I am hoping that somebody can clarify what the difference between "verifying the problem" and "solving the problem" is here.

It's not *"verifying the ***problem**", but *"verifying the ***solution**". For example you can check in polynomial time whether a given set is valid for SAT. The actual generation of such set is NP hard. The section *Verifier-based definition* in the Wikipedia article NP (complexity) could help you a little bit:

### Verifier-based definition

In order to explain the verifier-based definition of **NP**, let us consider the subset sum problem: Assume that we are given some integers, such as {−7, −3, −2, 5, 8}, and we wish to know whether some of these integers sum up to zero. In this example, the answer is "yes", since the subset of integers {−3, −2, 5} corresponds to the sum (−3) + (−2) + 5 = 0. The task of deciding whether such a subset with sum zero exists is called the subset sum problem.

As the number of integers that we feed into the algorithm becomes larger, the number of subsets grows exponentially, and in fact the subset sum problem is **NP**-complete. However, notice that, if we are given a particular subset (often called a certificate), we can easily check or verify whether the subset sum is zero, by just summing up the integers of the subset. So if the sum is indeed zero, that particular subset is the proof or witness for the fact that the answer is "yes". An algorithm that verifies whether a given subset has sum zero is called verifier. A problem is said to be in **NP** if and only if there exists a verifier for the problem that executes in polynomial time. In case of the subset sum problem, the verifier needs only polynomial time, for which reason the subset sum problem is in **NP**.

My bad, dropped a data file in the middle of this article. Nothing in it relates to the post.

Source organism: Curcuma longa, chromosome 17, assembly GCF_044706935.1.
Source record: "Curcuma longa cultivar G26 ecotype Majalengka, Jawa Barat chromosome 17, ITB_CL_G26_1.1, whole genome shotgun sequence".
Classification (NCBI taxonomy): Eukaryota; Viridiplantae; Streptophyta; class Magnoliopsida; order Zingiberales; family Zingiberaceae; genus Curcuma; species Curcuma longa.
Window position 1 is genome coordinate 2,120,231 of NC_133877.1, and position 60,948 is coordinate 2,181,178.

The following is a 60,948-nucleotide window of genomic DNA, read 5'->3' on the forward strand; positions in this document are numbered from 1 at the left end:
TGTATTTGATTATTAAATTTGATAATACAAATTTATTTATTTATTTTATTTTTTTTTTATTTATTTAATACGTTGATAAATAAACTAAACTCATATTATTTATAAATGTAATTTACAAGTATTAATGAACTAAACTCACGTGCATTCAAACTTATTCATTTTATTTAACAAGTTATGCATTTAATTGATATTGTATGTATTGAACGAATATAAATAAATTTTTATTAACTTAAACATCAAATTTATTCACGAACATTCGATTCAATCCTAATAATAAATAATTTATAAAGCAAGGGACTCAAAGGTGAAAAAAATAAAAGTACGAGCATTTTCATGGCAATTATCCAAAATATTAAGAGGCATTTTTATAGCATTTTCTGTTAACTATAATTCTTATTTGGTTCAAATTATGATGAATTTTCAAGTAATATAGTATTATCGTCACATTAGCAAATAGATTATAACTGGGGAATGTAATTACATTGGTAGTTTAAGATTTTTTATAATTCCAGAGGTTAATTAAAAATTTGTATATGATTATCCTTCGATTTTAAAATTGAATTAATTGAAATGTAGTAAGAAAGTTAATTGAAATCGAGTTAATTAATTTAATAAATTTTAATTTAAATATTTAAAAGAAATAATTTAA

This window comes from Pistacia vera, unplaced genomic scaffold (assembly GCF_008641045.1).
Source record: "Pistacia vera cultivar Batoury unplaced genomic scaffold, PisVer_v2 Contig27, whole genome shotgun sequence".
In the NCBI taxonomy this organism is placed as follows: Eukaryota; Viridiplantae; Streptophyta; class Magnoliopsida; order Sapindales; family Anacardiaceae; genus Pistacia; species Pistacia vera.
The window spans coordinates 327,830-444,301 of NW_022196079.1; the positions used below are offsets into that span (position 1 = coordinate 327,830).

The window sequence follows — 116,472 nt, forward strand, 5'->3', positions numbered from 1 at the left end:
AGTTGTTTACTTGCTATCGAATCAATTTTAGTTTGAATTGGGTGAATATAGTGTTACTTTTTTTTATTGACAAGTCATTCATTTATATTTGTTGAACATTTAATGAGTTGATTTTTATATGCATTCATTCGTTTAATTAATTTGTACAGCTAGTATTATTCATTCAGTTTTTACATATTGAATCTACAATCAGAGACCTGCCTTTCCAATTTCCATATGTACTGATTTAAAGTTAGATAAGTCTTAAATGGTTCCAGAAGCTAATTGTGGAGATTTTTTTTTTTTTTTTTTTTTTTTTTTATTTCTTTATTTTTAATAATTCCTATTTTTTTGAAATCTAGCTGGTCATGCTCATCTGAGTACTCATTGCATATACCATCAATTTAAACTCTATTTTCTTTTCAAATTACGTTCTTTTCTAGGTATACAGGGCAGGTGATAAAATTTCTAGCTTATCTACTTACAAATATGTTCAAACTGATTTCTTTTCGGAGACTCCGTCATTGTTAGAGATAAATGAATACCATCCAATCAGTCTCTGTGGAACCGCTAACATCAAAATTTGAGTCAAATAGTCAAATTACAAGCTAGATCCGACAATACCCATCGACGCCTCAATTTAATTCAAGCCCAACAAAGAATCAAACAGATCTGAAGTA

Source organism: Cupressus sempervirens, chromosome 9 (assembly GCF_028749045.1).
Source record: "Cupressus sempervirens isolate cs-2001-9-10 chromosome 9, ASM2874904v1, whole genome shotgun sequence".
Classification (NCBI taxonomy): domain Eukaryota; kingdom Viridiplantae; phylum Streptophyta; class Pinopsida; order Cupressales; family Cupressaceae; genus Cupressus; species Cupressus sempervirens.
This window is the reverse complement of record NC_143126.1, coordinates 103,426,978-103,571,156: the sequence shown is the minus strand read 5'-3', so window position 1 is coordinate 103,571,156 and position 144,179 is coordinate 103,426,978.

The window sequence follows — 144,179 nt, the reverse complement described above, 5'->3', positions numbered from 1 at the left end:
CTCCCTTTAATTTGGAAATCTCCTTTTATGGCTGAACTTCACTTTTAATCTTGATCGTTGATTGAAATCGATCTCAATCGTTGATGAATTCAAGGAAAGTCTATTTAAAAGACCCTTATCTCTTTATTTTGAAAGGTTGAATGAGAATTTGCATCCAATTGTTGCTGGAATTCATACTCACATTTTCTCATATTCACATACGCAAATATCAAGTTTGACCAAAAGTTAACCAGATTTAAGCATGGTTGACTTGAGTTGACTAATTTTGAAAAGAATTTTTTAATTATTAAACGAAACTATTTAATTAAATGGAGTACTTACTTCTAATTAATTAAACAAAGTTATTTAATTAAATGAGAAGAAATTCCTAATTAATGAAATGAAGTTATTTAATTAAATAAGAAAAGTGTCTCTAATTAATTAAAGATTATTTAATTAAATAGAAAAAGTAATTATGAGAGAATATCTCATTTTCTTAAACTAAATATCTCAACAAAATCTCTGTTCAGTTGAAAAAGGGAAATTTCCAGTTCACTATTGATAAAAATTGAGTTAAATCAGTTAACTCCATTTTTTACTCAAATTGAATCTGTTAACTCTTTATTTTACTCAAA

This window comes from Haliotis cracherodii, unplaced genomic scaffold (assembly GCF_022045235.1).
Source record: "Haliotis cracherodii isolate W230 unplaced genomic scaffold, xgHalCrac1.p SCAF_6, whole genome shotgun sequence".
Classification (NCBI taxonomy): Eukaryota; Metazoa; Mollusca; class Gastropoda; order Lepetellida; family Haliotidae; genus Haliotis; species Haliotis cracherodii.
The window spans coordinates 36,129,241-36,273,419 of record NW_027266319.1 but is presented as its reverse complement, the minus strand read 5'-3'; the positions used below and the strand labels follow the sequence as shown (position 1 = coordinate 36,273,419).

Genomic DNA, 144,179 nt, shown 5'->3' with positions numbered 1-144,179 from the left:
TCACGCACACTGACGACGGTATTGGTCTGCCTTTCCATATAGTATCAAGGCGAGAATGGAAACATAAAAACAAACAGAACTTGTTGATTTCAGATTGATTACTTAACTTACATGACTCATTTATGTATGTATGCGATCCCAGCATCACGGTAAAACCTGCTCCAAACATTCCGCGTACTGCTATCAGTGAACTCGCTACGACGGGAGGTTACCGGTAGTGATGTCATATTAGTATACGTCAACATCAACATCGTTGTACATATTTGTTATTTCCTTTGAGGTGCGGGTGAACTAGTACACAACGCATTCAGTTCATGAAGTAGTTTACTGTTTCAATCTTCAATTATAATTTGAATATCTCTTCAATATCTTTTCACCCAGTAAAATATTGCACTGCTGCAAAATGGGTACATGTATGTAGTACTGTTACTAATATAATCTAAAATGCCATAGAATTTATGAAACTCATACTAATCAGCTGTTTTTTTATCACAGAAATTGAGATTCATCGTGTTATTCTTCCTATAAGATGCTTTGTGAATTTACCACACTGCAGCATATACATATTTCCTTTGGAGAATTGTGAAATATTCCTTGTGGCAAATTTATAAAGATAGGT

If you're more into graph theory the Hamilton cycle is a NP-complete problem. It's trivial to check whether a given solution is a Hamilton cycle (linear complexity, traverse the solution path), but if P != NP than there exists no algorithm with polynomial runtime which solves the problem.

Maybe the term "quick" is misleading in this context. An algorithm is quick in this regard if and only if it's worst-case runtime is bounded by a polynomial function, such as `O(n)`

or `O(n log n)`

. The creation of all permutations for a given range with the length `n`

is not bounded, as you have `n!`

different permutations. This means that the problem could be solved in *n *^{100} log n, which will take a very long time, but this is still considered fast. On the other hand, one of the first algorithms for TSP was O(n!) and another one was O(n^{2} 2^{n}). And compared to polynomial functions these things grow really, really fast.